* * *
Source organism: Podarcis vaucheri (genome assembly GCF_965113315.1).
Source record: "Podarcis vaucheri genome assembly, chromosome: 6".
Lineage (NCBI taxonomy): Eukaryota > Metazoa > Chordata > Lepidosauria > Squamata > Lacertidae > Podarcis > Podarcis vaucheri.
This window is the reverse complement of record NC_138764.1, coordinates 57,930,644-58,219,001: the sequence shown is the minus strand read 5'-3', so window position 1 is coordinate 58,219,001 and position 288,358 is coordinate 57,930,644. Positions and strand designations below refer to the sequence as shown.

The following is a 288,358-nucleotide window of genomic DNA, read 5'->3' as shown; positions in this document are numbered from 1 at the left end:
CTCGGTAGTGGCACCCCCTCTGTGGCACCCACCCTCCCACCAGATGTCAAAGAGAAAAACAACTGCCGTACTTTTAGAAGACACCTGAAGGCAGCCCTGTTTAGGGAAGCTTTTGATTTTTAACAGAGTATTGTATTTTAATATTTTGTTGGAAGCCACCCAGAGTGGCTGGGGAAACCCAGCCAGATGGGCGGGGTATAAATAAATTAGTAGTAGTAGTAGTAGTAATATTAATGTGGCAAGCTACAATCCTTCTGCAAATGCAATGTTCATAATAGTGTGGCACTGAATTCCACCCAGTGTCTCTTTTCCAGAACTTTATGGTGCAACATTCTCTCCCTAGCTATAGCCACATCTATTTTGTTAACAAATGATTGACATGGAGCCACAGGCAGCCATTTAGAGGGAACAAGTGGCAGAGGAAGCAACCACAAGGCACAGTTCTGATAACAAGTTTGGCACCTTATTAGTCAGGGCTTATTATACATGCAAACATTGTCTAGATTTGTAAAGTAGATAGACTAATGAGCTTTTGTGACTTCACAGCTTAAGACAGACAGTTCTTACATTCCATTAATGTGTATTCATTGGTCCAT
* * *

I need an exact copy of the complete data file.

Source organism: Podarcis vaucheri (genome assembly GCF_965113315.1).
Source record: "Podarcis vaucheri genome assembly, chromosome: 6".
Lineage (NCBI taxonomy): Eukaryota > Metazoa > Chordata > Lepidosauria > Squamata > Lacertidae > Podarcis > Podarcis vaucheri.
This window is the reverse complement of record NC_138764.1, coordinates 57,930,644-58,219,001: the sequence shown is the minus strand read 5'-3', so window position 1 is coordinate 58,219,001 and position 288,358 is coordinate 57,930,644. Positions and strand designations below refer to the sequence as shown.

The following is a 288,358-nucleotide window of genomic DNA, read 5'->3' as shown; positions in this document are numbered from 1 at the left end:
CTCGGTAGTGGCACCCCCTCTGTGGCACCCACCCTCCCACCAGATGTCAAAGAGAAAAACAACTGCCGTACTTTTAGAAGACACCTGAAGGCAGCCCTGTTTAGGGAAGCTTTTGATTTTTAACAGAGTATTGTATTTTAATATTTTGTTGGAAGCCACCCAGAGTGGCTGGGGAAACCCAGCCAGATGGGCGGGGTATAAATAAATTAGTAGTAGTAGTAGTAGTAATATTAATGTGGCAAGCTACAATCCTTCTGCAAATGCAATGTTCATAATAGTGTGGCACTGAATTCCACCCAGTGTCTCTTTTCCAGAACTTTATGGTGCAACATTCTCTCCCTAGCTATAGCCACATCTATTTTGTTAACAAATGATTGACATGGAGCCACAGGCAGCCATTTAGAGGGAACAAGTGGCAGAGGAAGCAACCACAAGGCACAGTTCTGATAACAAGTTTGGCACCTTATTAGTCAGGGCTTATTATACATGCAAACATTGTCTAGATTTGTAAAGTAGATAGACTAATGAGCTTTTGTGACTTCACAGCTTAAGACAGACAGTTCTTACATTCCATTAATGTGTATTCATTGGTCCAT